Sunday, December 21, 2014
FAIRFIELD-SUISUN, CALIFORNIA
99 CENTS

Postseason honors roll in for Cal’s Cordes

By
From page B1 | May 17, 2014 |

The end of the season was bittersweet for Cheyenne Cordes of the University of California softball team.

By finishing with a 23-29 overall record and 4-18 in the Pac-12, the Golden Bears failed to qualify for postseason play for the first time in 29 years, ending the season by getting swept in three games by Washington.

The good news for Cordes, a Rodriguez High graduate, was she made the all-Pac-12 first team as well as the National Fastpitch Coaches Association all-Pacific Region first team.

That’s not a surprise since she led Cal in batting (.401), runs scored (43), doubles (13), triples (2), home runs (13), runs batted in (40), total bases (119) and slugging percentage (.758).

Jordan Wallace (Fairfield) wrapped up her injury-filled career with her best season at Cal. The former Falcon hit .254 with five home runs and 21 RBIs, leading the team in being hit by pitches for the third time with seven.

UC Santa Barbara dropped two of three to Big West Conference champion Long Beach State, finishing one win shy of qualifying for the NCAA Division I regionals. As it was, the Gauchos (34-20, 14-7 Big West) had the highest winning percentage in school history (.630).

Andriana Collins (Rodriguez) wrapped up her senior season by going 7-4 with a 5.11 earned run average, appearing in 19 games with 11 starts, striking out 26 in 50 2-3 innings.

UC Riverside ended the season 23-31 and 4-17 in the Big West. Marissa Escalante (Rodriguez) hit .283 with a home run and 10 RBIs in 34 games, 12 of them starts.

Oregon State (17-31, 4-17 Pac-12) capped its season by taking two of three from Stanford. Kiara “Ya” Garcia (Rodriguez) had a solid week, batting .333 (4 for 12) with three runs scored. She started all 48 games for OSU, batting .221 and finishing first on the team in sacrifices (7), second in at-bats (140) and third in runs scored (25).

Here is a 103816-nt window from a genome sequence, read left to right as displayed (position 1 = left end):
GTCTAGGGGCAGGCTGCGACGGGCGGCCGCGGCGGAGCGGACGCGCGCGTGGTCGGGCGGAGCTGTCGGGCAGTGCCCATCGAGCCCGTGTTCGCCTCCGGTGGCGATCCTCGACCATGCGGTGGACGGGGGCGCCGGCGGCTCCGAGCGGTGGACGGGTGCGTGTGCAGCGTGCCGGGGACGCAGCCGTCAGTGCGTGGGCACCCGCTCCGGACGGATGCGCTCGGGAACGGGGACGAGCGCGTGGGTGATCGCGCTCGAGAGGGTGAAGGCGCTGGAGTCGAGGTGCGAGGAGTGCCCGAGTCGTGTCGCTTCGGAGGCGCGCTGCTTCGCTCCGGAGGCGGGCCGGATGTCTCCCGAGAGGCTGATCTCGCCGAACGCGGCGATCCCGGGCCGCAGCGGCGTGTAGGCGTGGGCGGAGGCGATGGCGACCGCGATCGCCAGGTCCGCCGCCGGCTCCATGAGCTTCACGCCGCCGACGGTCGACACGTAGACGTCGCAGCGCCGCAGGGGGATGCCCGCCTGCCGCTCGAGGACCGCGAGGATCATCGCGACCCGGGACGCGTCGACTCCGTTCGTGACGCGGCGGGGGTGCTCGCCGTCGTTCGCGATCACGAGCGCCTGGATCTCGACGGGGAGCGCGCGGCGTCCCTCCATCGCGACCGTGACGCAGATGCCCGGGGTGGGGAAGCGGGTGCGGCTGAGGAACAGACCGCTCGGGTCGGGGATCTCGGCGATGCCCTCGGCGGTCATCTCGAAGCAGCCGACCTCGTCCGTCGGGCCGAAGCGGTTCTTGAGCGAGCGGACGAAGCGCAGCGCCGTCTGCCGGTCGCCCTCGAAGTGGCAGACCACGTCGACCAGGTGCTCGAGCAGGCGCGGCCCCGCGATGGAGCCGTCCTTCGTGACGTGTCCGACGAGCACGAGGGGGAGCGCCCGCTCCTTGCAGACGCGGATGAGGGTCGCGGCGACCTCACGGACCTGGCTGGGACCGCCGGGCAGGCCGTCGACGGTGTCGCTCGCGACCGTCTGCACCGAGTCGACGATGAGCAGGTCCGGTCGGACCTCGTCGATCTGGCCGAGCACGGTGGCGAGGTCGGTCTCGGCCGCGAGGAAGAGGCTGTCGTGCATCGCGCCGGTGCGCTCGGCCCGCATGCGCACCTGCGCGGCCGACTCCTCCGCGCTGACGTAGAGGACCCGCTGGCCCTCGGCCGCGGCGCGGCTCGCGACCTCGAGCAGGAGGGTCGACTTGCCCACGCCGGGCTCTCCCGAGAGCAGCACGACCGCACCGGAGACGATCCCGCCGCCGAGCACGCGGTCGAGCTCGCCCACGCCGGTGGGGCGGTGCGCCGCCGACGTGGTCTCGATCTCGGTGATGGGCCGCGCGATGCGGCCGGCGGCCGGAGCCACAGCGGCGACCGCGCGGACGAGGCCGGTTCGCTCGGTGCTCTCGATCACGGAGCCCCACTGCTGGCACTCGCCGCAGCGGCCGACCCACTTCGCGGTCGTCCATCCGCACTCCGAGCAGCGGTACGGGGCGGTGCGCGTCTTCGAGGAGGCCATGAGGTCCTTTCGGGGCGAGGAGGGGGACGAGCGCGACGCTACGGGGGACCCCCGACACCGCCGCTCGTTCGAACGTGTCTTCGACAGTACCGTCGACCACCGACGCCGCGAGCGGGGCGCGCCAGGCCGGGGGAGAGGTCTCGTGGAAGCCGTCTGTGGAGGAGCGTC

Saint Mary’s (23-27, 8-7 WCC) wrapped up its season by dropping three straight to BYU. Alexis Konstantinopoulos (Armijo) got into 11 games for the Gaels with two starts, batting three times and scoring twice.

Rutgers (28-19) made its first postseason appearance in 16 years and made it to the American Athletic Conference semifinals where it lost to Central Florida 8-5. Alyssa Landrith (Vacaville) took the loss for the Scarlet Knights, giving up five hits and five runs in 1 2-3 innings. Rutgers wouldn’t have gotten that far if Landrith hadn’t fired a two-hitter in a 5-1 quarterfinal victory Houston.

Landrith finished the season with a 17-8 record and a 2.45 earned run average, striking out 186 and walking 34 in 177 innings. Her efforts helped the team notch a .596 winning percentage, its highest since 1995.

Gabby Lopez (Rodriguez) had several big pinch hits for Idaho State and came through again for the Bengals in the Big Sky tournament championship game, getting an RBI single in a two-run sixth inning that tied the score. Unfortunately, Southern Utah scored three in the top of the seventh to win 8-5.

In 48 games, 14 of them starts, Lopez hit .268., driving in 16 runs on just 19 hits. The Bengals set a school record for wins in a season while capturing their second straight regular season Big Sky title.

Rochelle Roberts (Vanden) got a hit in every Sun Belt Conference tournament game for the Louisiana-Monroe as the Warhawks made it to the semifinals before falling to eventual champ Louisiana-Laffayete, 14-6. Roberts hit .368 (7 for 19) with five RBIs, including three in an 8-1 win over Western Kentucky.

Roberts, the SBC Freshman of the Year, finished the season with a .343 average, second on the team, and stole 18 bases in 22 attempts. The Warhawks were picked to finish last in the eight-team SBC but finished sixth in the regular season and won three games in the tournament to take third, their highest finish since 2008.

Calesha Shelley (Armijo) sizzled in the Mid-Eastern Athletic Conference tournament, but it wasn’t enough to keep Bethune-Cookman from falling in the tourney title game. Shelley hit .538 (7 for 13) and walked five times to give her a .667 on-base percentage. She also stole six bases and scored eight runs, making it no surprise she was named to the all-tournament team.